The Inter-American Commission on Human Rights has taken the position that it has authority to issue reports on human rights violations in OAS member states even when they have not signed the American Convention on Human Rights. This puts the government of the colonial state in the position that, if it complains, it merely calls more attention to any negative findings. The latest “victim” of this process is Canada.

On December 21, 2014, the Commission published Missing and Murdered Indigenous Women in British Columbia, Canada. Comparing the Commission’s findings to a judgment the Inter-American Court rendered against Mexico in 2010, it’s probable that if Canada had submitted to the Court’s jurisdiction it would have been ordered to spend a lot of money on some First Nations’ reserves. The harm in the Mexican cases was rape, followed by violations of Article 25 of the treaty, dealing with the right to judicial protection. Damages ordered to the affected communities were more substantial than the damages awarded to the immediate victims.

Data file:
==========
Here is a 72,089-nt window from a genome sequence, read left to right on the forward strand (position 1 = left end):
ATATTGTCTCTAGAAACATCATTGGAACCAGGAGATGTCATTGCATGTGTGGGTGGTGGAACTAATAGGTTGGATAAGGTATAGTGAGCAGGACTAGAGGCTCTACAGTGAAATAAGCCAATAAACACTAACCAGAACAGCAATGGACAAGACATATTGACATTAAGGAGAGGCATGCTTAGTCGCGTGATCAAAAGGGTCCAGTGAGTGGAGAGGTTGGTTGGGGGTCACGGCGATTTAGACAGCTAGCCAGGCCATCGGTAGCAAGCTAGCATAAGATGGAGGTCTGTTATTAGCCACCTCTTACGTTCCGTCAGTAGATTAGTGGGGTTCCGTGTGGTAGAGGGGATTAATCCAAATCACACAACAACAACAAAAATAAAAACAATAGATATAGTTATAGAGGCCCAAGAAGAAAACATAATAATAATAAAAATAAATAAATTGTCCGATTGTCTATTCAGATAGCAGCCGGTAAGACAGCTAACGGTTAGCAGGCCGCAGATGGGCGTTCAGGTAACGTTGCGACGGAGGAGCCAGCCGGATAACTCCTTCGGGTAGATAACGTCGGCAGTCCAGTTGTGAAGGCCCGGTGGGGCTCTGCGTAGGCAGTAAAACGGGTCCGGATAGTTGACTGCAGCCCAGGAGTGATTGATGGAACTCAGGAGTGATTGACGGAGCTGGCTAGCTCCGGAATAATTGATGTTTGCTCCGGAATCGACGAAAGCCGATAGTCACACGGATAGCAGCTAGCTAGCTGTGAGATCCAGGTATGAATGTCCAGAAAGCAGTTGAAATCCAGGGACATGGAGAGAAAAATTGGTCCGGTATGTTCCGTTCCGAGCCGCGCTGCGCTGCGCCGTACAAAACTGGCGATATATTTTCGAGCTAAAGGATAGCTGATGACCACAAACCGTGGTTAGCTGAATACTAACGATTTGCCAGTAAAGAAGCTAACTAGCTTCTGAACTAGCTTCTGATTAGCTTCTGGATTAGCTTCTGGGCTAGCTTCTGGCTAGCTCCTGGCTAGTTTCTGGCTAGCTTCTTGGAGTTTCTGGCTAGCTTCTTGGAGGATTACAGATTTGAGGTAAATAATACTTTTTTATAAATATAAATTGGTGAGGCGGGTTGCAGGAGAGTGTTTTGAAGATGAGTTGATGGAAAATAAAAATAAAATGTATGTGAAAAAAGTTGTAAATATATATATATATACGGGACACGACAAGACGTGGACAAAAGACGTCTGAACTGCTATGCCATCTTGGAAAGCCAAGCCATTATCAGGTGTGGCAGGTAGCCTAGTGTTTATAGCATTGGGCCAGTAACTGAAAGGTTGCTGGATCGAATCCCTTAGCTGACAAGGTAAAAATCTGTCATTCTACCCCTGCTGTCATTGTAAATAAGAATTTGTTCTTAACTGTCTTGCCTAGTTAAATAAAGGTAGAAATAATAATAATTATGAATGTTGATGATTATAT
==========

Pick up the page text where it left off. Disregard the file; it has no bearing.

As to the United States, the Commission has done what it can do to expose one of the most egregious abuses in this hemisphere only to be stonewalled by the country that holds itself up as exceptional in the matter of human rights:

The Commission…sought permission during 2007 to carry out an on-site visit to Guantanamo Bay, Cuba, to monitor conditions of detention there for the hundreds of nationals of various countries who have been held there for extended periods. While representatives of the U.S. Government did indicate that the Commission could visit the base at Guantanamo, they informed the Commission that it would not be permitted to freely interview detainees. The Commission declined to conduct a visit under such limitations.